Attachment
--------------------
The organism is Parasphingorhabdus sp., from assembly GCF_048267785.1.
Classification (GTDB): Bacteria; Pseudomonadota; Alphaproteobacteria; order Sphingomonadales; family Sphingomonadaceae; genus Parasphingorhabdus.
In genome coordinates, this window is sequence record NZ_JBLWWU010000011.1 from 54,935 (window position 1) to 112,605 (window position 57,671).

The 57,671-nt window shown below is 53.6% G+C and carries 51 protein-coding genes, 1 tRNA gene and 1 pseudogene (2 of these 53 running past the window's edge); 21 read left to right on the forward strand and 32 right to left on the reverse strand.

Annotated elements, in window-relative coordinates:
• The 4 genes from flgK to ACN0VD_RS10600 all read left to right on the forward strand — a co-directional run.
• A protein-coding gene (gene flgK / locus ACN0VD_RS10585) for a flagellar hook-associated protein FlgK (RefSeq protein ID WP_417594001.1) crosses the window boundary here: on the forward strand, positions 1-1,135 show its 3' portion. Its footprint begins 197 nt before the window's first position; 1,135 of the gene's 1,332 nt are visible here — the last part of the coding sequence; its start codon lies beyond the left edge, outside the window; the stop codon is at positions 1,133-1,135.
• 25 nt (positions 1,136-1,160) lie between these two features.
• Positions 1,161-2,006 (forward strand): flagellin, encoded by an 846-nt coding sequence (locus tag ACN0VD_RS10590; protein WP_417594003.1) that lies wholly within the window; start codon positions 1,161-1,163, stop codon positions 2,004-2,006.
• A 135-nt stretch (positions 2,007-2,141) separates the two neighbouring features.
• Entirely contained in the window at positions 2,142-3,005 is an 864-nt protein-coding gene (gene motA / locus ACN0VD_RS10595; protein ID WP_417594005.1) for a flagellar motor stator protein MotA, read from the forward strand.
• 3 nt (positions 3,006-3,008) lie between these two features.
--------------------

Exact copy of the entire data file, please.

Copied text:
The organism is Parasphingorhabdus sp., from assembly GCF_048267785.1.
Classification (GTDB): Bacteria; Pseudomonadota; Alphaproteobacteria; order Sphingomonadales; family Sphingomonadaceae; genus Parasphingorhabdus.
In genome coordinates, this window is sequence record NZ_JBLWWU010000011.1 from 54,935 (window position 1) to 112,605 (window position 57,671).

The 57,671-nt window shown below is 53.6% G+C and carries 51 protein-coding genes, 1 tRNA gene and 1 pseudogene (2 of these 53 running past the window's edge); 21 read left to right on the forward strand and 32 right to left on the reverse strand.

Annotated elements, in window-relative coordinates:
• The 4 genes from flgK to ACN0VD_RS10600 all read left to right on the forward strand — a co-directional run.
• A protein-coding gene (gene flgK / locus ACN0VD_RS10585) for a flagellar hook-associated protein FlgK (RefSeq protein ID WP_417594001.1) crosses the window boundary here: on the forward strand, positions 1-1,135 show its 3' portion. Its footprint begins 197 nt before the window's first position; 1,135 of the gene's 1,332 nt are visible here — the last part of the coding sequence; its start codon lies beyond the left edge, outside the window; the stop codon is at positions 1,133-1,135.
• 25 nt (positions 1,136-1,160) lie between these two features.
• Positions 1,161-2,006 (forward strand): flagellin, encoded by an 846-nt coding sequence (locus tag ACN0VD_RS10590; protein WP_417594003.1) that lies wholly within the window; start codon positions 1,161-1,163, stop codon positions 2,004-2,006.
• A 135-nt stretch (positions 2,007-2,141) separates the two neighbouring features.
• Entirely contained in the window at positions 2,142-3,005 is an 864-nt protein-coding gene (gene motA / locus ACN0VD_RS10595; protein ID WP_417594005.1) for a flagellar motor stator protein MotA, read from the forward strand.
• 3 nt (positions 3,006-3,008) lie between these two features.